Nomen est omen – the name determines its meaning. So, is ‘agile’ really about ‘agile’? If we talk about being adaptive – my answer would be yes. But does the use of agile methodologies also mean less discipline, less planning or less documentation? Definitely not. I think the biggest issue of agile is its misleading name. In agile, planning and documentation is just done differently than in traditional waterfall approaches. If you are an agile professional you of course know that. And you are for sure very annoyed about these (common) misconceptions. One other factor is the dramatically increasing popularity of agile in new domains, in which the term ‘agile’ is picked up and freely interpreted. Here is what I often see:
- Agile sells: Agile as a label (e.g. Prince2 Agile) or as a meaningless marketing buzzword with nothing behind it (‘We bring agile to your company’)
- Agile as a bad excuse for the chaos
- Perception of Agile as a liberation movement or an opposite view. This leads to a lot of unnecessary polarisation and dogmatic fights which method is right
So there is obviously quite some rubbish going on and all this is very much linked to insufficient knowledge about specific agile methodologies and their goals, resulting in typical misconceptions. Well – reason enough to come up with my personal ‘top 10 list’!
Misconception 1: Agile is better (or worse) than Waterfall
How it works in reality: Every situation requires its own, adopted approach. So, no reason to get dogmatic and start believing that there is a “solution for everything”, right? Waterfall is suitable if you act in a predictable environment, where requirements are clear and stable from the beginning and if there is not much feedback & adaption needed on the way – also in terms on how you achieve the expected result. A typical waterfall scenario would therefore be: Build additional 3 floors on top of a building. If this is not the case, I would prefer an agile approach. The interesting question to ask here is: In which environment do you act? Up to you to answer.
Misconception 2: Agile means no planning
How it works in reality: Planning is very crucial in agile projects, but there is less upfront planning and agile generally does it differently than in the traditional waterfall approach. Planning is not done one time (following build, deploy, run phases), but continuously (e.g. every 7 days), usually in a very structured manner and having the long-term vision in mind. The more underlying information you have, the better you can refine your original plans. This is heavily dependent on early feedback. Fail often, but fail early. So initial requirements, prioritizations, estimates and time plans are constantly refined based on feedback. Again this is especially successful in certain environments (see my previous point).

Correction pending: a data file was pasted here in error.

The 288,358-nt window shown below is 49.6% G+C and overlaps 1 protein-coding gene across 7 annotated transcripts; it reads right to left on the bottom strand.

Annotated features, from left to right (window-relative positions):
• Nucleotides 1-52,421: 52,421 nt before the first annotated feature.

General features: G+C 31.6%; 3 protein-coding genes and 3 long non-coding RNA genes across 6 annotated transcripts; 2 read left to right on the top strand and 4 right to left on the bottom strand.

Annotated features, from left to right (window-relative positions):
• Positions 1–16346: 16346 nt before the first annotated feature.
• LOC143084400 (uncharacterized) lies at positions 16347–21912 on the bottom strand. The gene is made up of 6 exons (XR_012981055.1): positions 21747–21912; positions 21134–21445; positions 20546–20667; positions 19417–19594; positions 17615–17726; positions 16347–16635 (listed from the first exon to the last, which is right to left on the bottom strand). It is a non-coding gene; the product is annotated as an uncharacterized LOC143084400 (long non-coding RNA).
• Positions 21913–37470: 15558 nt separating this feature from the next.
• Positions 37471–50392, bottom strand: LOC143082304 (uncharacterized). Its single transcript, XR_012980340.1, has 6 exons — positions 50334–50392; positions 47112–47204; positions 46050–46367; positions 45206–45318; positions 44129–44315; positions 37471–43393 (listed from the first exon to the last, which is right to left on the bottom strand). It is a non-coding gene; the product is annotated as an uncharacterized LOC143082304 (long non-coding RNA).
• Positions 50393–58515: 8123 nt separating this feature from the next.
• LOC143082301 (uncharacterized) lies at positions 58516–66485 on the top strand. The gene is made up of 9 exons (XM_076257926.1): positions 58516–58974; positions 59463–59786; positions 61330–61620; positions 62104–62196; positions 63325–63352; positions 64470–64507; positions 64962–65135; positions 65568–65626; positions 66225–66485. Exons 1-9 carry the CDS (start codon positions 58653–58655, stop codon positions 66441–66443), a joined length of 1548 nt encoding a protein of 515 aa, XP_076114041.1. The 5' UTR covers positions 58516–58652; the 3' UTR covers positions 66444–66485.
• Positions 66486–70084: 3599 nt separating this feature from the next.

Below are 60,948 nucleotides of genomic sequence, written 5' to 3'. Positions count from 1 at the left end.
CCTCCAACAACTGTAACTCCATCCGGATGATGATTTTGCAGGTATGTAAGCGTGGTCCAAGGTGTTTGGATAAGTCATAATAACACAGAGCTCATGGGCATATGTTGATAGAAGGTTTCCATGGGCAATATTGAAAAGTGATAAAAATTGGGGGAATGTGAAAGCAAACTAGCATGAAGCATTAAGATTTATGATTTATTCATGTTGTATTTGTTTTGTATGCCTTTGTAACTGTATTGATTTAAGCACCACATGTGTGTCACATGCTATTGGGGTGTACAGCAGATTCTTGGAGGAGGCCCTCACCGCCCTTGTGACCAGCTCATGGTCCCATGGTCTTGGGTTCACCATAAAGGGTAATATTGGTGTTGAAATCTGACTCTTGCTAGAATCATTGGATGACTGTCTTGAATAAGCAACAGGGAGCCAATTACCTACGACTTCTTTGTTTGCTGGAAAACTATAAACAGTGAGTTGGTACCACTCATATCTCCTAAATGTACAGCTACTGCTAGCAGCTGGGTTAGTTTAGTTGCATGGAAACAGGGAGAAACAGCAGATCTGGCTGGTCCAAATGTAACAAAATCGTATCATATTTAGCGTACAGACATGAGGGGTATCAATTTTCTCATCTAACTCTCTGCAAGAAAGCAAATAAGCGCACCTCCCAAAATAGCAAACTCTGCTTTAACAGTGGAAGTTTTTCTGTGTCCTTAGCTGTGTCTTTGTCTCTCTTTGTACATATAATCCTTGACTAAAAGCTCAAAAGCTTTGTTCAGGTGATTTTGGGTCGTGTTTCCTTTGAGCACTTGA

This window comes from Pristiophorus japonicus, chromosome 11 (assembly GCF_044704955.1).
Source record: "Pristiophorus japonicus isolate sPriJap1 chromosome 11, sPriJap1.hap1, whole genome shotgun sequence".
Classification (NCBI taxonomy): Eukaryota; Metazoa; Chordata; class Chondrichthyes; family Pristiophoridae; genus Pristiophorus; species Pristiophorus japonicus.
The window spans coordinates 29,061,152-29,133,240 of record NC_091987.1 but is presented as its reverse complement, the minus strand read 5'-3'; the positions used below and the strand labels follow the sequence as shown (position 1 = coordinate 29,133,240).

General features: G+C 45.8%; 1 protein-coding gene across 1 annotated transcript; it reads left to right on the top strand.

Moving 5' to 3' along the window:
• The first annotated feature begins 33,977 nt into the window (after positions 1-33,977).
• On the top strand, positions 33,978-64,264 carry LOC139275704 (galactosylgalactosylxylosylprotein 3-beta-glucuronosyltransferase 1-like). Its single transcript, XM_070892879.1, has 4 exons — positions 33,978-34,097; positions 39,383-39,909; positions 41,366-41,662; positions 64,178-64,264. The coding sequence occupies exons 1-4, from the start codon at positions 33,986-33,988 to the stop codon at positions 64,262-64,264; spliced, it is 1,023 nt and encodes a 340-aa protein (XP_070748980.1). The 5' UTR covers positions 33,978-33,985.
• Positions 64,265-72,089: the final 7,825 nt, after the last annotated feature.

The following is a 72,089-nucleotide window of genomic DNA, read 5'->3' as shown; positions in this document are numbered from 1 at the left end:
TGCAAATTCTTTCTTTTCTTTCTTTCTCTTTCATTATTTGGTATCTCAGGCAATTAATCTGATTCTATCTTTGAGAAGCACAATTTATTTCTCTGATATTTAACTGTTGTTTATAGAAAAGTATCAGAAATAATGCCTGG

Misconception 3: Agile needs governance on top to make sure it’s aligned to company vision
How it works in reality: Mature agile frameworks like Scrum are truly top-down, from the beginning to the end: Starting from the vision (backed by a business case), Epics and User Stories are iteratively developed, and iteratively implemented in sprints. If you do it right, you include operational service requirements into user stories. The agile mechanism can be applied on Project level, but also on Program, Portfolio and Enterprise level. A continuos “evaluate – direct – monitor” is applied, the ‘how’ usually follows the principle of self-organization. If you work in a regulated environment and have to demonstrate corporate IT governance for agile projects, have a look at this excellent presentation. Agile also proves to be very effective for large projects, the ‘Scaled Agile Framework’ or ‘Scrum of Scrums’ give you some good ideas on that.
Misconception 4: Agile is for Software Development
How it works in reality: Agile methods are a specific way to deliver results. Altough they were first used by the software developer community in the 90ies, agile per se has nothing to do with SW Development. There are many examples around where agile is increasingly used outside SW and even outside IT, ranging from Finance, Marketing&Sales to Product Development.
Misconception 5: Agile only makes sense in ‘High-Speed IT’
How it works in reality: The concept of bimodal IT (or two-speed IT), which was brought up by Gartner, pretends that the world of agile is the world of speed. I think this is quite misleading. Agile mainly promotes the mechanism of early and continuos feedback. This way, agile methodologies can help you to do the right things the right way very early in a project lifecycle, hence delivering faster. So agile itself has nothing ‘speedy’, but in can result in faster time to market. The point is also, that agile makes absolutely sense in ‘slow IT’. For example, if the customer hasn’t clear requirements from the beginning (which in my experience is pretty common), agile can help to iteratively develop the requirements, a basic idea we already know from prototyping.
Misconception 6: Agile means less discipline